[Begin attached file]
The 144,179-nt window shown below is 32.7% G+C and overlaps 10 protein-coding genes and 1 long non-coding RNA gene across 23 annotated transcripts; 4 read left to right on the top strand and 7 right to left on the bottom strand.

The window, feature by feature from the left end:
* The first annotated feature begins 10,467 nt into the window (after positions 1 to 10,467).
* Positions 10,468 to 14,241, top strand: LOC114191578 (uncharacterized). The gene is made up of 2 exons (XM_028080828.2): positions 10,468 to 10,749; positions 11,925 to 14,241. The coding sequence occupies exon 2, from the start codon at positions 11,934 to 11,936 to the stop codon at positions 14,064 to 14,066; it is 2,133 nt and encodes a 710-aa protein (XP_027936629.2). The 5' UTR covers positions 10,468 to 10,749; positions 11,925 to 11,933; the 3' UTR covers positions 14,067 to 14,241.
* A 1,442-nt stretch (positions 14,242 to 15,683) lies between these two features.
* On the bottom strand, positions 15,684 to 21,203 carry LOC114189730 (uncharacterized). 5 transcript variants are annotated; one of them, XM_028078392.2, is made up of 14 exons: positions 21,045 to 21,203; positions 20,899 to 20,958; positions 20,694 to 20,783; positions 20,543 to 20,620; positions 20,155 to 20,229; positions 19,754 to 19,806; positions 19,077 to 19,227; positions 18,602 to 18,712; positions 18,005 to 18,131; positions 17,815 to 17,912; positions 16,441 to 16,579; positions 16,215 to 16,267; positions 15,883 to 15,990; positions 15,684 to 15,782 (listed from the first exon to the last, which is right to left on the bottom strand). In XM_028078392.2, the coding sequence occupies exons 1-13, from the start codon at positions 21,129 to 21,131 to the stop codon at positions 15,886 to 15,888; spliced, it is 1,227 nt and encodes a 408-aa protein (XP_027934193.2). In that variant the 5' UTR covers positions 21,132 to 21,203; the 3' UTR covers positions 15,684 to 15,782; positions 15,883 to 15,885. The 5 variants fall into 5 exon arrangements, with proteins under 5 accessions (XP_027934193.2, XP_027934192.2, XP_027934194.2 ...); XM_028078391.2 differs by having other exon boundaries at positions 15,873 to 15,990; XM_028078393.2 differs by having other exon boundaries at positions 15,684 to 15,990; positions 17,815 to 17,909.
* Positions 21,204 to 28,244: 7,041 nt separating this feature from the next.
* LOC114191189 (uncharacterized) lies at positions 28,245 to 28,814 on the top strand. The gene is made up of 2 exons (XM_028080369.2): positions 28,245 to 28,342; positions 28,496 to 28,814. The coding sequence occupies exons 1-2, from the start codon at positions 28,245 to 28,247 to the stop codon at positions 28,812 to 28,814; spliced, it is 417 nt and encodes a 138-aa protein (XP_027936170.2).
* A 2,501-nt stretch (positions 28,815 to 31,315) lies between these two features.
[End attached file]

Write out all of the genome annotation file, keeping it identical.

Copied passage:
The 144,179-nt window shown below is 32.7% G+C and overlaps 10 protein-coding genes and 1 long non-coding RNA gene across 23 annotated transcripts; 4 read left to right on the top strand and 7 right to left on the bottom strand.

The window, feature by feature from the left end:
* The first annotated feature begins 10,467 nt into the window (after positions 1 to 10,467).
* Positions 10,468 to 14,241, top strand: LOC114191578 (uncharacterized). The gene is made up of 2 exons (XM_028080828.2): positions 10,468 to 10,749; positions 11,925 to 14,241. The coding sequence occupies exon 2, from the start codon at positions 11,934 to 11,936 to the stop codon at positions 14,064 to 14,066; it is 2,133 nt and encodes a 710-aa protein (XP_027936629.2). The 5' UTR covers positions 10,468 to 10,749; positions 11,925 to 11,933; the 3' UTR covers positions 14,067 to 14,241.
* A 1,442-nt stretch (positions 14,242 to 15,683) lies between these two features.
* On the bottom strand, positions 15,684 to 21,203 carry LOC114189730 (uncharacterized). 5 transcript variants are annotated; one of them, XM_028078392.2, is made up of 14 exons: positions 21,045 to 21,203; positions 20,899 to 20,958; positions 20,694 to 20,783; positions 20,543 to 20,620; positions 20,155 to 20,229; positions 19,754 to 19,806; positions 19,077 to 19,227; positions 18,602 to 18,712; positions 18,005 to 18,131; positions 17,815 to 17,912; positions 16,441 to 16,579; positions 16,215 to 16,267; positions 15,883 to 15,990; positions 15,684 to 15,782 (listed from the first exon to the last, which is right to left on the bottom strand). In XM_028078392.2, the coding sequence occupies exons 1-13, from the start codon at positions 21,129 to 21,131 to the stop codon at positions 15,886 to 15,888; spliced, it is 1,227 nt and encodes a 408-aa protein (XP_027934193.2). In that variant the 5' UTR covers positions 21,132 to 21,203; the 3' UTR covers positions 15,684 to 15,782; positions 15,883 to 15,885. The 5 variants fall into 5 exon arrangements, with proteins under 5 accessions (XP_027934193.2, XP_027934192.2, XP_027934194.2 ...); XM_028078391.2 differs by having other exon boundaries at positions 15,873 to 15,990; XM_028078393.2 differs by having other exon boundaries at positions 15,684 to 15,990; positions 17,815 to 17,909.
* Positions 21,204 to 28,244: 7,041 nt separating this feature from the next.
* LOC114191189 (uncharacterized) lies at positions 28,245 to 28,814 on the top strand. The gene is made up of 2 exons (XM_028080369.2): positions 28,245 to 28,342; positions 28,496 to 28,814. The coding sequence occupies exons 1-2, from the start codon at positions 28,245 to 28,247 to the stop codon at positions 28,812 to 28,814; spliced, it is 417 nt and encodes a 138-aa protein (XP_027936170.2).
* A 2,501-nt stretch (positions 28,815 to 31,315) lies between these two features.